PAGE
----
9. 9. 1/3 Would you like points with that? The first scenario is about what happens when all mundane activities are turned into games.
  10. 10. It’s an extrapolation of things we are seeing now, such as Foursquare (which attaches points to visits to the pub) and car dashboards like the one found in the Ford Fusion Hybrid, which attaches a score of sorts to your driving behavior. http://foursquare.com/ http://www.wired.com/reviews/product/ford_fusion_hybrid
  11. 11. The way this future would feel is that you are constantly given points for things you do. Those points are most likely awarded by businesses and governments, to manipulate your behavior. For instance, an electrical toothbrush might award you points for loyal brushing behavior. Those points could result in a discount on your health insurance… http://www.flickr.com/photos/drewleavy/3321518793/
  12. 12. This future works thanks to the proliferation of cheap sensors and networking. These are barely games. The sensing makes your everyday activities measurable. Then, simple game mechanics like collecting and rankings are stacked on top. It’s not about make-believe, it’s about improving who you are and what you do. http://www.flickr.com/photos/whaleforset/2208612707/
  13. 13. 2/3 Be who you aren’t. The second scenario I’d like to share with you is about where I think digital games as an entertainment medium are headed. It’s about the player as performer, augmented by a large range of personal technologies.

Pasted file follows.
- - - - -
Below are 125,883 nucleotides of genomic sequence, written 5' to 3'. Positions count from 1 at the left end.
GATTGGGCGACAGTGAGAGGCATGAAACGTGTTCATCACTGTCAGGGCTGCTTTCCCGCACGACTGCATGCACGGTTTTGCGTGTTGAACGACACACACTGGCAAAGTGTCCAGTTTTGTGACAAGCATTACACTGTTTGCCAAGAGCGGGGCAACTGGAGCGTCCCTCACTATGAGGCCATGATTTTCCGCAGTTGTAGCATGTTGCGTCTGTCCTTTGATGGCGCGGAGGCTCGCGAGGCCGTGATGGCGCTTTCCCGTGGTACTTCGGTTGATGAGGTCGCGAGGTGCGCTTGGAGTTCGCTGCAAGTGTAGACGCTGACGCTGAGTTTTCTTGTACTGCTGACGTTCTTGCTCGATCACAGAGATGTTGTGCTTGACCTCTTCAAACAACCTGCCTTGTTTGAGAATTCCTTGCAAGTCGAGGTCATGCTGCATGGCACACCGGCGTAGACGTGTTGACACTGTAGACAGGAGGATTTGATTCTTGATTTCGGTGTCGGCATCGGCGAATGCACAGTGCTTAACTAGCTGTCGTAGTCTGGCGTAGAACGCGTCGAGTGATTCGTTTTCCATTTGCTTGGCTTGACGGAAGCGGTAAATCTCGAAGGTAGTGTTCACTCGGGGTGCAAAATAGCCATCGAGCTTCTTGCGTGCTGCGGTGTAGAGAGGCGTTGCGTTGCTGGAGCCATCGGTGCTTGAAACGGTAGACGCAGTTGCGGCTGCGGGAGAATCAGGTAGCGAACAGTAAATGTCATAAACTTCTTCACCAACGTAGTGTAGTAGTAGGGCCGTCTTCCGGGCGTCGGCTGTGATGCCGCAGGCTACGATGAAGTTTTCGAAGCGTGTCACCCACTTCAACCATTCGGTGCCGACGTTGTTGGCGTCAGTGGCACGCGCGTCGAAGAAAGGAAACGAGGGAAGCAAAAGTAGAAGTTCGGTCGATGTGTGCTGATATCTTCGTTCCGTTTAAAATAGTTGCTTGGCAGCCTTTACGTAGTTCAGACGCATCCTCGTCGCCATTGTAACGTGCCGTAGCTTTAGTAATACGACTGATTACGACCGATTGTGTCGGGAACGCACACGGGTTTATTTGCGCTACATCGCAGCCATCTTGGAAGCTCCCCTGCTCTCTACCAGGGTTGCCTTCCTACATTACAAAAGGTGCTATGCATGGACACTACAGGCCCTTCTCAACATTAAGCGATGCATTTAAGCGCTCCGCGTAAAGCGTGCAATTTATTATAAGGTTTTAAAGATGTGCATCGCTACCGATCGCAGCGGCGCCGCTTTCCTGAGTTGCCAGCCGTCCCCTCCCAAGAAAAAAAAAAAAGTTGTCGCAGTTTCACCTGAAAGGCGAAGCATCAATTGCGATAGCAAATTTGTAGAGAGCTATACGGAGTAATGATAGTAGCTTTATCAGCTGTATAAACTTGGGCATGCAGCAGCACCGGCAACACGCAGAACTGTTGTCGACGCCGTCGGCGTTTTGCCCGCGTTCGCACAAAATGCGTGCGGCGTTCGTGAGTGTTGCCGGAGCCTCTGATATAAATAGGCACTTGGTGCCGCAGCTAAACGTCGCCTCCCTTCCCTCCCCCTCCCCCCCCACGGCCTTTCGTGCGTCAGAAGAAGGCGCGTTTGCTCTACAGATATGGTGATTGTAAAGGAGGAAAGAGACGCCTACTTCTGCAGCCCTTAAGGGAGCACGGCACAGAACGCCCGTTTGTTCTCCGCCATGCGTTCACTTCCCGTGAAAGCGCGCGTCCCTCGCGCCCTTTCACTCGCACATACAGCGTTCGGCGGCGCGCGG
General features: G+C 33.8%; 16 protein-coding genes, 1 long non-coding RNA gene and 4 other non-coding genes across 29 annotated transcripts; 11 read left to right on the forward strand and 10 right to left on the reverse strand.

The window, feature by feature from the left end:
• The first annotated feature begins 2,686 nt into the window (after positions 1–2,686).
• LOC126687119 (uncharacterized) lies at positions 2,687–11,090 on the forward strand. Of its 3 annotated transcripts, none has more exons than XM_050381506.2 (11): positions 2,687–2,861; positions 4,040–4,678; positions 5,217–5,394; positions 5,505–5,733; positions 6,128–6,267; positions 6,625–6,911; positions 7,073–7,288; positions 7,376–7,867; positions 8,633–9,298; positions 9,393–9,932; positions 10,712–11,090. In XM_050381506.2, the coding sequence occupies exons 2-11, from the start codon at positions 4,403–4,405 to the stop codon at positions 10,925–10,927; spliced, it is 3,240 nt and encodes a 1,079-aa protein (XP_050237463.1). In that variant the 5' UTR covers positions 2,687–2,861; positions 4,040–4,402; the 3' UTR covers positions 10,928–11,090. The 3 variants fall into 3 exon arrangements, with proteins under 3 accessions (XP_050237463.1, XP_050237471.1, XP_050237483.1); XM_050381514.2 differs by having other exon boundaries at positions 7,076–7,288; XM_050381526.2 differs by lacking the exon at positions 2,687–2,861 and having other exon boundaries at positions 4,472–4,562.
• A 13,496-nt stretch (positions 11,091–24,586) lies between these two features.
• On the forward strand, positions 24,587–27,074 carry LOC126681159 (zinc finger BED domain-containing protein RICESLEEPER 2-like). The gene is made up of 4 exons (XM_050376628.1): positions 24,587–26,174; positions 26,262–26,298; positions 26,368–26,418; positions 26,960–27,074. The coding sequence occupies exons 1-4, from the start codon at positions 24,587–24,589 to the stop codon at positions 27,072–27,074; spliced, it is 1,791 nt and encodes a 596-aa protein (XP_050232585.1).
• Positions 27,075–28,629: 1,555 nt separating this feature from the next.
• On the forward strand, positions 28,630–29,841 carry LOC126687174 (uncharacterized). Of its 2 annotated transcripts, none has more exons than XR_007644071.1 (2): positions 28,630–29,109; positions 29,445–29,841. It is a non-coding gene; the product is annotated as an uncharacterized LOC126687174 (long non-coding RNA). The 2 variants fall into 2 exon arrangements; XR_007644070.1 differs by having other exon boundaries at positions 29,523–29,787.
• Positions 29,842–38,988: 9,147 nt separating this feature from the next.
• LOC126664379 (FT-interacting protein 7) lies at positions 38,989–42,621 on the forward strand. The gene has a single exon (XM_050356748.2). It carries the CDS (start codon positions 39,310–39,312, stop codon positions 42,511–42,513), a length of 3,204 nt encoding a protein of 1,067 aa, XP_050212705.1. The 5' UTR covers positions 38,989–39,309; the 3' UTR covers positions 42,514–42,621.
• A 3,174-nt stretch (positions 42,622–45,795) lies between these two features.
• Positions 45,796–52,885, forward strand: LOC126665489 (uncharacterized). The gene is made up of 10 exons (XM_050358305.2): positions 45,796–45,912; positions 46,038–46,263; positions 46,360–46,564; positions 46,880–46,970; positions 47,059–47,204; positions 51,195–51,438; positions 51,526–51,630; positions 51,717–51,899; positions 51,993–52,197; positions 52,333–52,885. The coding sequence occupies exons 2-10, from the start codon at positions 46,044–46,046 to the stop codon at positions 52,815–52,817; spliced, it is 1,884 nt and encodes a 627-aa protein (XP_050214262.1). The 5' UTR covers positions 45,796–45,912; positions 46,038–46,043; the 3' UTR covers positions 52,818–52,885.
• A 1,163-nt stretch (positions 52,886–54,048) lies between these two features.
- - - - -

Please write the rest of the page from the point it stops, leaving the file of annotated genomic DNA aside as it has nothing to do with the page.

14. 14. This scenario is an extrapolation of the social physical games we’ve seen emerge on consoles, such as Guitar Hero. These games are a social activity, you can be a player but you can also be a spectator. They’re performative. And the tech makes you feel awesome, if only just for a minute. It lets your pretend you’re a rockstar. Pretending is at the core of these games and I think that when they collide with lifestyles such as goths (who pretend to be victorians, essentially) we’ll be in for a surprise… (As another example, you could say parkour players are pretending to be superheroes, or Super Mario, at least.) http://www.flickr.com/photos/digiyesica/534240394/ http://www.flickr.com/photos/sarutasan/54602665/
  15. 15. So imagine you could embody your ambitions, the things you aspire to, without actually having to become them. So if you fancy yourself a bicycle courier you can play the Fixie Hero game and show off to all your friends. There’ll be tech that lets you pretend to ride a bike really fast and dangerous without actually, you know, going fast and being in danger. But you’ll feel like it, and you’ll look awesome doing it. Or you can pretend to be a pilot, a fireman, an artist, a head of state, you name it. http://www.flickr.com/photos/sidelong/27638380/